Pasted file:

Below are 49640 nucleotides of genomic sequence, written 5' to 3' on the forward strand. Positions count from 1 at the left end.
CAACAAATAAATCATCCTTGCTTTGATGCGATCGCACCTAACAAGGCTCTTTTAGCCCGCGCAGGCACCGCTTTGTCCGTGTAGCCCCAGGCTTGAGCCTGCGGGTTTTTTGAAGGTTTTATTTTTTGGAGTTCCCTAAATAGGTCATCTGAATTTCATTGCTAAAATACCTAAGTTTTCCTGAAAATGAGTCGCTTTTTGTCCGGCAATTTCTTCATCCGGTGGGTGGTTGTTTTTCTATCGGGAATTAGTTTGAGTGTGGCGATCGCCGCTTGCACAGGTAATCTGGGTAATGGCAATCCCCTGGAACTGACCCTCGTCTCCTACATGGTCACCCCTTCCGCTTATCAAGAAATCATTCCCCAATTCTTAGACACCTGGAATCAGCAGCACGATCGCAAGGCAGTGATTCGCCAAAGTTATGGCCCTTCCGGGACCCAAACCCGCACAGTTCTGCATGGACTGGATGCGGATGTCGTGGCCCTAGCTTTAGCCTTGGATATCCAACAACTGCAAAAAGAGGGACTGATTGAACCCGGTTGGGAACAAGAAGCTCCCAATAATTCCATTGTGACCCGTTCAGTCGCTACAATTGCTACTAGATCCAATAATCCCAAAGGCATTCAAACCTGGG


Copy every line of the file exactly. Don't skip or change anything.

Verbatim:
Below are 49640 nucleotides of genomic sequence, written 5' to 3' on the forward strand. Positions count from 1 at the left end.
CAACAAATAAATCATCCTTGCTTTGATGCGATCGCACCTAACAAGGCTCTTTTAGCCCGCGCAGGCACCGCTTTGTCCGTGTAGCCCCAGGCTTGAGCCTGCGGGTTTTTTGAAGGTTTTATTTTTTGGAGTTCCCTAAATAGGTCATCTGAATTTCATTGCTAAAATACCTAAGTTTTCCTGAAAATGAGTCGCTTTTTGTCCGGCAATTTCTTCATCCGGTGGGTGGTTGTTTTTCTATCGGGAATTAGTTTGAGTGTGGCGATCGCCGCTTGCACAGGTAATCTGGGTAATGGCAATCCCCTGGAACTGACCCTCGTCTCCTACATGGTCACCCCTTCCGCTTATCAAGAAATCATTCCCCAATTCTTAGACACCTGGAATCAGCAGCACGATCGCAAGGCAGTGATTCGCCAAAGTTATGGCCCTTCCGGGACCCAAACCCGCACAGTTCTGCATGGACTGGATGCGGATGTCGTGGCCCTAGCTTTAGCCTTGGATATCCAACAACTGCAAAAAGAGGGACTGATTGAACCCGGTTGGGAACAAGAAGCTCCCAATAATTCCATTGTGACCCGTTCAGTCGCTACAATTGCTACTAGATCCAATAATCCCAAAGGCATTCAAACCTGGG